Tuesday, June 19, 2007
On a hot Saturday afternoon three weeks into summer vacation at Bryn Mawr College in Pennsylvania, more than 70 students and a smattering of professionals filed into a physics lecture hall to begin a week of academic lectures, discussion groups, and nightly open bars. The occasion was an exploration of “Journalism and the Free Society,” one of 13 free seminars this summer to be put on by the Institute for Humane Studies, a libertarian nonprofit organization. Participants had come from as far as Mongolia and as nearby as Philadelphia, all looking for a chance to socialize with other young journalists and develop their journalistic skills.
The reasons the IHS bankrolls free seminars and spends upwards of $400,000 on student scholarships and fellowships are more complicated (full disclosure: I’m receiving one such fellowship). “There is no IHS party line,” Seminar Director Kevin Williamson told the quiet lecture hall. “We’re not here to convert you to any way of thinking.” He then distributed a survey to determine our level of agreement with a variety of statements: “The best way to increase economic growth and create jobs is to cut taxes.” “Wealthy people should pay a larger share of taxes than they do now.” “Private property should be protected and respected as much as possible.” At the closing session the same survey would be distributed, measuring whether the attendees had embraced the libertarian agenda of small government and free markets.
Many progressives I know often associate the “L” word less with liberty than with the political right. Following the money reinforces this impression: the IHS draws funding from sources such as the Scaife Foundations, known for their support of right-wing causes, and conservative think tanks such as the American Enterprise Institute and Heritage Foundation. But it would be an oversimplification to agree with essayist Bob Black that “a libertarian is just a Republican who takes drugs.” The thesis of Black’s article “The Libertarian as Conservative” may have rung true when it was penned in the middle of the Reagan presidency, but the “small-‘l’ libertarians” (in contrast to the political party) I met at the IHS conference were typically anti-war, pro-choice, and pro-gay-rights. As has been argued in Campus Progress before, progressives may be replacing social conservatives as libertarians’ strange bedfellows.
According to IHS’s Marketing Director, Keri Anderson, the group sought “to bring in open-minded students who want to engage in these [libertarian] ideas–whether or not they agree with them.” As seminar attendees shook each other’s hands, memorized each other’s nametags, and asked the requisite questions–“Where are you from?” and “Where are you working this summer?”–the consequences of such a mixed coalition took form. Politics aside, everyone would leave with a new network.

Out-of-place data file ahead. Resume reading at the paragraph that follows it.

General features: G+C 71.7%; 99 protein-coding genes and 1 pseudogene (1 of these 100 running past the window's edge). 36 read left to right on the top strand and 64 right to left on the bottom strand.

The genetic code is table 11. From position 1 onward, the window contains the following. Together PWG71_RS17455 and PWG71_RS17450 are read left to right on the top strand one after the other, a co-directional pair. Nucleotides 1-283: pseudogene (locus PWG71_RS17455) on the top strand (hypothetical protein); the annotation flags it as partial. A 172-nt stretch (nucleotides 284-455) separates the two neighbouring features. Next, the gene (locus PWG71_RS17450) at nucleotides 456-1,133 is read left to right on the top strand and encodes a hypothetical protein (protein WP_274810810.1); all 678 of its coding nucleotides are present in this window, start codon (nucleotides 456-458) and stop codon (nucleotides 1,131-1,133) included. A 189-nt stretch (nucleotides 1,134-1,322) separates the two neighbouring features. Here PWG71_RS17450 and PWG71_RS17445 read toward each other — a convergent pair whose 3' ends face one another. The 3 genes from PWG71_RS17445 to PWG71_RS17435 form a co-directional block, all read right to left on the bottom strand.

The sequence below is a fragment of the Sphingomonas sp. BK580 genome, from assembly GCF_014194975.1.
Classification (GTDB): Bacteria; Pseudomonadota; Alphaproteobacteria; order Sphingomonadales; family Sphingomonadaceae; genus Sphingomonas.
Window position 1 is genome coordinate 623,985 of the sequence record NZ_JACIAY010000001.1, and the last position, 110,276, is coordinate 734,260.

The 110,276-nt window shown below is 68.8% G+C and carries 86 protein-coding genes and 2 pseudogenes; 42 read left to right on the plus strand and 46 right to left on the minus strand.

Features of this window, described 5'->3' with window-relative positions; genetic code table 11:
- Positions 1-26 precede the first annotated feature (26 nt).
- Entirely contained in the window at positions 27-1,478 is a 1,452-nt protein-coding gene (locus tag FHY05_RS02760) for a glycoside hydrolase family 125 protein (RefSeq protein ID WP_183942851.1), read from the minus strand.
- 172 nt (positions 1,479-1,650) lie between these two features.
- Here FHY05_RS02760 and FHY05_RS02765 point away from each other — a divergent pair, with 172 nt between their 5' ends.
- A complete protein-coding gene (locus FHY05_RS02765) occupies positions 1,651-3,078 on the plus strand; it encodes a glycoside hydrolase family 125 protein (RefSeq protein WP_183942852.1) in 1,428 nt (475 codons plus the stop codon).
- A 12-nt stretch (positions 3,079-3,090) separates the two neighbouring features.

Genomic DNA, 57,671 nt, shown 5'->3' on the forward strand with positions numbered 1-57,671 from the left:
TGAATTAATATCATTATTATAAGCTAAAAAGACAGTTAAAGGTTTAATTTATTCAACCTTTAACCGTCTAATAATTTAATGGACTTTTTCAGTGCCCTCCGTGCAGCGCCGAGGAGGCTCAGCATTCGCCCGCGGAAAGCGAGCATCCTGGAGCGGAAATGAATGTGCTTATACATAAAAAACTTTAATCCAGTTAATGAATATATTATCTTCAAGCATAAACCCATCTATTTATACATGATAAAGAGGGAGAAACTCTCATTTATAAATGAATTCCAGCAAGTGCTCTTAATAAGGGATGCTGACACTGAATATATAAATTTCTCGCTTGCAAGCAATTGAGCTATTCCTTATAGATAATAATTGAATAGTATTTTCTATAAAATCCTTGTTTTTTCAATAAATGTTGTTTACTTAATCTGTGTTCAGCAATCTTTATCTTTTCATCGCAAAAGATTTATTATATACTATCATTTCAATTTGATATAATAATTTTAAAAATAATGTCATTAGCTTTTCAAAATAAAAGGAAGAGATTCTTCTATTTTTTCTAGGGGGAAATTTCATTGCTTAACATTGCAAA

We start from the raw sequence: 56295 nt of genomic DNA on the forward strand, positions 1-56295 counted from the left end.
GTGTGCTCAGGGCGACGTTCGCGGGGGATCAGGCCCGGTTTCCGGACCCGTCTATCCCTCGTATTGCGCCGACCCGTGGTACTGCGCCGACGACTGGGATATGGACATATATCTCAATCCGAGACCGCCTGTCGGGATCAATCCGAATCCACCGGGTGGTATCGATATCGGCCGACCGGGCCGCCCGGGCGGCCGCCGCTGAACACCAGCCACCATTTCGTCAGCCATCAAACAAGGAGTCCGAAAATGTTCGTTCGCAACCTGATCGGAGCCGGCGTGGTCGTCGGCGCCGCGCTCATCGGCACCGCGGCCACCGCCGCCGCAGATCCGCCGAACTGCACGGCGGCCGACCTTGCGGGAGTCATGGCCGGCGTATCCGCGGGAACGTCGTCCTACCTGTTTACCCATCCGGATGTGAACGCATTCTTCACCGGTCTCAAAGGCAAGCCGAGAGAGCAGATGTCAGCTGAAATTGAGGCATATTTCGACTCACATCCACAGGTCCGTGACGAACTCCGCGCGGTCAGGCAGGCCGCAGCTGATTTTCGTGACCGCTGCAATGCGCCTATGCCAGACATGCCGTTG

Each seminar day started with an increasingly sparsely attended 8 a.m. breakfast. By 9, it would be time for the first of four daily lectures, typically that of economist and former AEI Research Fellow Mario Villarreal. His lectures introduced basic ideas of opportunity cost and using statistics in news pieces, albeit with an emphasis on “free market” solutions.
The majority of the 20 presentations were given by working journalists, several of whom made no mention of “personal liberty” or the “free market” at all: The Philadelphia Inquirer‘s Dan Biddle told stories of corrupt judges from his years in investigative journalism; Carolyn Lochhead conducted a lively question and answer session on her rise from covering ladies teas in Louisiana to presiding over the San Francisco Chronicle‘s Washington bureau; Reason‘s editor-in-chief, Nick Gillespie, broke us into small groups, asking each to critique the “world” created by a different magazine, from Vanity Fair to Ty Pennington At Home.
Other journalists spoke from more overtly political positions. Dom Giordano’s lecture, delivered in the meandering, interactive style of his talk-radio show, touched on his filling in for Bill O’Reilly, as well as the relative newsworthiness of Paris Hilton getting out of jail and the new immigration bill (on his show, he ultimately came down in favor of the former). Columnist Deroy Murdock was avowedly libertarian, saying of his work: “Much of what I do is making the case for free enterprise, making the case for the free society.”
Murdock’s second lecture expressed the conference’s mix of the professional and the political, covering two topics: “Networking and the Golden Rule” and “Libertarian Citizenship.” Outside of the lectures and discussion groups, the focus was solidly on the former. Whether over soccer and basketball games during the afternoon “free time” or over free Coors Light and popcorn at the nightly “social,” discussions were as likely to center around movies, mutual college friends, or journalism as anything related to the “Free Society.” By the end of the week, cliques had formed and at least one spontaneous late-night dance party had erupted in the dorms.
During the last meal in the Bryn Mawr cafeteria, I compared my experience with IHS to the Campus Progress conference I attended two summers ago. I’d seen memorable speeches but hadn’t met anyone who would, say, engage me in an argument over the merits of legalizing crack cocaine (as one IHS staffer did). Here, I thought as we milled around to each other’s tables to say our goodbyes, was a conference that brought people in contact not only with ideas, but with each other. In this respect, at least, progressives might have something to learn from libertarians.
Stanley Alcorn graduated from Yale University in 2007 and will be spending this summer as an IHS Journalism Intern at the Orange County Register.